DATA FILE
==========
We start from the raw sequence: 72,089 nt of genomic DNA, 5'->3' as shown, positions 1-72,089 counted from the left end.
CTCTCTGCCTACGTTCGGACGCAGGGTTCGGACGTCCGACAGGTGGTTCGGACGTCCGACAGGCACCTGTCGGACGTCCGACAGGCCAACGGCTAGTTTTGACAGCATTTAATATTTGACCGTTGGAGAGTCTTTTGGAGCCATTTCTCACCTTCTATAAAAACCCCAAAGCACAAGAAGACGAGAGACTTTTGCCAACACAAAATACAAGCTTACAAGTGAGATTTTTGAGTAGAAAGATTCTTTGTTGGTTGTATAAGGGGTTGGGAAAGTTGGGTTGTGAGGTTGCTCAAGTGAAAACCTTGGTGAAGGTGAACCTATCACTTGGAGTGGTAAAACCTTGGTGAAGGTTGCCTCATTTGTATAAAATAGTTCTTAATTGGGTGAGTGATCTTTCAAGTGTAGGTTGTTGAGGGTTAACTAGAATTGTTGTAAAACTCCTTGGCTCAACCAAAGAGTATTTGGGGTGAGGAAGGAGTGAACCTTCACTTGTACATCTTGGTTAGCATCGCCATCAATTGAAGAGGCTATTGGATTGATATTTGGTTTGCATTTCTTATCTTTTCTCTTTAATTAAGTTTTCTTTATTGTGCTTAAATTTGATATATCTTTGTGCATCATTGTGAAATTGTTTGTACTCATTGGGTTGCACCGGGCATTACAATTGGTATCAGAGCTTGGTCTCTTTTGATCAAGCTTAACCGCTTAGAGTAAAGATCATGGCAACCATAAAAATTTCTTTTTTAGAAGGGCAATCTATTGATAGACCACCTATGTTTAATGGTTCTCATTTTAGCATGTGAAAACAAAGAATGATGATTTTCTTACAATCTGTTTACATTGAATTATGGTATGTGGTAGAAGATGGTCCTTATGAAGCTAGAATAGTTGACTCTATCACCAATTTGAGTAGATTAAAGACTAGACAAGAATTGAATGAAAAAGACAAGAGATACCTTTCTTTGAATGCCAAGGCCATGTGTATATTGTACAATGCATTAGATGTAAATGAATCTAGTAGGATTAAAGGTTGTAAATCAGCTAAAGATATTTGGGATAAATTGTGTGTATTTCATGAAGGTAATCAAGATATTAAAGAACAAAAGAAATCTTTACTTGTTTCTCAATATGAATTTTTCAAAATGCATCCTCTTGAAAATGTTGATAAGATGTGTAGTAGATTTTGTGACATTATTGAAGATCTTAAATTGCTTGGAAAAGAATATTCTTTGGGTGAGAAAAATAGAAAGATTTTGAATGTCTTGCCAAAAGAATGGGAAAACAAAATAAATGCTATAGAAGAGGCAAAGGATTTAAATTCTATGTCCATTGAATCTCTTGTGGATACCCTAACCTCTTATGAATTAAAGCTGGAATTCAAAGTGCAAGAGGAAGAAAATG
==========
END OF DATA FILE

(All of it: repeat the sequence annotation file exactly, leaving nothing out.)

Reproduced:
We start from the raw sequence: 72,089 nt of genomic DNA, 5'->3' as shown, positions 1-72,089 counted from the left end.
CTCTCTGCCTACGTTCGGACGCAGGGTTCGGACGTCCGACAGGTGGTTCGGACGTCCGACAGGCACCTGTCGGACGTCCGACAGGCCAACGGCTAGTTTTGACAGCATTTAATATTTGACCGTTGGAGAGTCTTTTGGAGCCATTTCTCACCTTCTATAAAAACCCCAAAGCACAAGAAGACGAGAGACTTTTGCCAACACAAAATACAAGCTTACAAGTGAGATTTTTGAGTAGAAAGATTCTTTGTTGGTTGTATAAGGGGTTGGGAAAGTTGGGTTGTGAGGTTGCTCAAGTGAAAACCTTGGTGAAGGTGAACCTATCACTTGGAGTGGTAAAACCTTGGTGAAGGTTGCCTCATTTGTATAAAATAGTTCTTAATTGGGTGAGTGATCTTTCAAGTGTAGGTTGTTGAGGGTTAACTAGAATTGTTGTAAAACTCCTTGGCTCAACCAAAGAGTATTTGGGGTGAGGAAGGAGTGAACCTTCACTTGTACATCTTGGTTAGCATCGCCATCAATTGAAGAGGCTATTGGATTGATATTTGGTTTGCATTTCTTATCTTTTCTCTTTAATTAAGTTTTCTTTATTGTGCTTAAATTTGATATATCTTTGTGCATCATTGTGAAATTGTTTGTACTCATTGGGTTGCACCGGGCATTACAATTGGTATCAGAGCTTGGTCTCTTTTGATCAAGCTTAACCGCTTAGAGTAAAGATCATGGCAACCATAAAAATTTCTTTTTTAGAAGGGCAATCTATTGATAGACCACCTATGTTTAATGGTTCTCATTTTAGCATGTGAAAACAAAGAATGATGATTTTCTTACAATCTGTTTACATTGAATTATGGTATGTGGTAGAAGATGGTCCTTATGAAGCTAGAATAGTTGACTCTATCACCAATTTGAGTAGATTAAAGACTAGACAAGAATTGAATGAAAAAGACAAGAGATACCTTTCTTTGAATGCCAAGGCCATGTGTATATTGTACAATGCATTAGATGTAAATGAATCTAGTAGGATTAAAGGTTGTAAATCAGCTAAAGATATTTGGGATAAATTGTGTGTATTTCATGAAGGTAATCAAGATATTAAAGAACAAAAGAAATCTTTACTTGTTTCTCAATATGAATTTTTCAAAATGCATCCTCTTGAAAATGTTGATAAGATGTGTAGTAGATTTTGTGACATTATTGAAGATCTTAAATTGCTTGGAAAAGAATATTCTTTGGGTGAGAAAAATAGAAAGATTTTGAATGTCTTGCCAAAAGAATGGGAAAACAAAATAAATGCTATAGAAGAGGCAAAGGATTTAAATTCTATGTCCATTGAATCTCTTGTGGATACCCTAACCTCTTATGAATTAAAGCTGGAATTCAAAGTGCAAGAGGAAGAAAATG